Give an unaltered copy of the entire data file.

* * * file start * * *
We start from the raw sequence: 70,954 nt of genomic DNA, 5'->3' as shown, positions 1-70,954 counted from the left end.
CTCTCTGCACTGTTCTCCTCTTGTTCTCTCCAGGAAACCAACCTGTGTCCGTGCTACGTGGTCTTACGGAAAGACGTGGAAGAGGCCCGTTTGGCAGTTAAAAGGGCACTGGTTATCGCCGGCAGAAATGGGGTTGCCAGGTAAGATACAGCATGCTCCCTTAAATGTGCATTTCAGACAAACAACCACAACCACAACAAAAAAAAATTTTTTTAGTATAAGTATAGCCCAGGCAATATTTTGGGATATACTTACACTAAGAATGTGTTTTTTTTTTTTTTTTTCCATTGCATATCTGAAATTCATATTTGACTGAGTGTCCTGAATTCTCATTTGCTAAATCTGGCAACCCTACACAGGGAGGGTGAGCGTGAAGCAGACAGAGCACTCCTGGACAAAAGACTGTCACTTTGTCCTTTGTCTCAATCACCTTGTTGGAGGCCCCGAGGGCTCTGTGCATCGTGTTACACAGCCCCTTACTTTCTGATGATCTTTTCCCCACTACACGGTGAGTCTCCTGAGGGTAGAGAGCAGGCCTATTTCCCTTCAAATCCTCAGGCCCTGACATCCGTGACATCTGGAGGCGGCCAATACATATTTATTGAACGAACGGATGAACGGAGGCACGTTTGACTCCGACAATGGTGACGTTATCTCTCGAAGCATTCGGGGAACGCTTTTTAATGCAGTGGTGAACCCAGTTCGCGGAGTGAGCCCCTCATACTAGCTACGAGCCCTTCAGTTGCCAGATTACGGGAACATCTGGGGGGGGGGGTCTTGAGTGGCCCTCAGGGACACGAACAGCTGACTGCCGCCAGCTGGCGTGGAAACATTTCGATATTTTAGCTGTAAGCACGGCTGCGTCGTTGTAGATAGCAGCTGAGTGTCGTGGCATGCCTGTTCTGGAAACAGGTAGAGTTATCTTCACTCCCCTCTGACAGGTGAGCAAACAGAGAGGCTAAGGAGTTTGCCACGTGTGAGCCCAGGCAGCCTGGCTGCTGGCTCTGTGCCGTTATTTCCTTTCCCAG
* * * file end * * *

We start from the raw sequence: 70,954 nt of genomic DNA, 5'->3' as shown, positions 1-70,954 counted from the left end.
CTCTCTGCACTGTTCTCCTCTTGTTCTCTCCAGGAAACCAACCTGTGTCCGTGCTACGTGGTCTTACGGAAAGACGTGGAAGAGGCCCGTTTGGCAGTTAAAAGGGCACTGGTTATCGCCGGCAGAAATGGGGTTGCCAGGTAAGATACAGCATGCTCCCTTAAATGTGCATTTCAGACAAACAACCACAACCACAACAAAAAAAAATTTTTTTAGTATAAGTATAGCCCAGGCAATATTTTGGGATATACTTACACTAAGAATGTGTTTTTTTTTTTTTTTTTCCATTGCATATCTGAAATTCATATTTGACTGAGTGTCCTGAATTCTCATTTGCTAAATCTGGCAACCCTACACAGGGAGGGTGAGCGTGAAGCAGACAGAGCACTCCTGGACAAAAGACTGTCACTTTGTCCTTTGTCTCAATCACCTTGTTGGAGGCCCCGAGGGCTCTGTGCATCGTGTTACACAGCCCCTTACTTTCTGATGATCTTTTCCCCACTACACGGTGAGTCTCCTGAGGGTAGAGAGCAGGCCTATTTCCCTTCAAATCCTCAGGCCCTGACATCCGTGACATCTGGAGGCGGCCAATACATATTTATTGAACGAACGGATGAACGGAGGCACGTTTGACTCCGACAATGGTGACGTTATCTCTCGAAGCATTCGGGGAACGCTTTTTAATGCAGTGGTGAACCCAGTTCGCGGAGTGAGCCCCTCATACTAGCTACGAGCCCTTCAGTTGCCAGATTACGGGAACATCTGGGGGGGGGGGTCTTGAGTGGCCCTCAGGGACACGAACAGCTGACTGCCGCCAGCTGGCGTGGAAACATTTCGATATTTTAGCTGTAAGCACGGCTGCGTCGTTGTAGATAGCAGCTGAGTGTCGTGGCATGCCTGTTCTGGAAACAGGTAGAGTTATCTTCACTCCCCTCTGACAGGTGAGCAAACAGAGAGGCTAAGGAGTTTGCCACGTGTGAGCCCAGGCAGCCTGGCTGCTGGCTCTGTGCCGTTATTTCCTTTCCCAG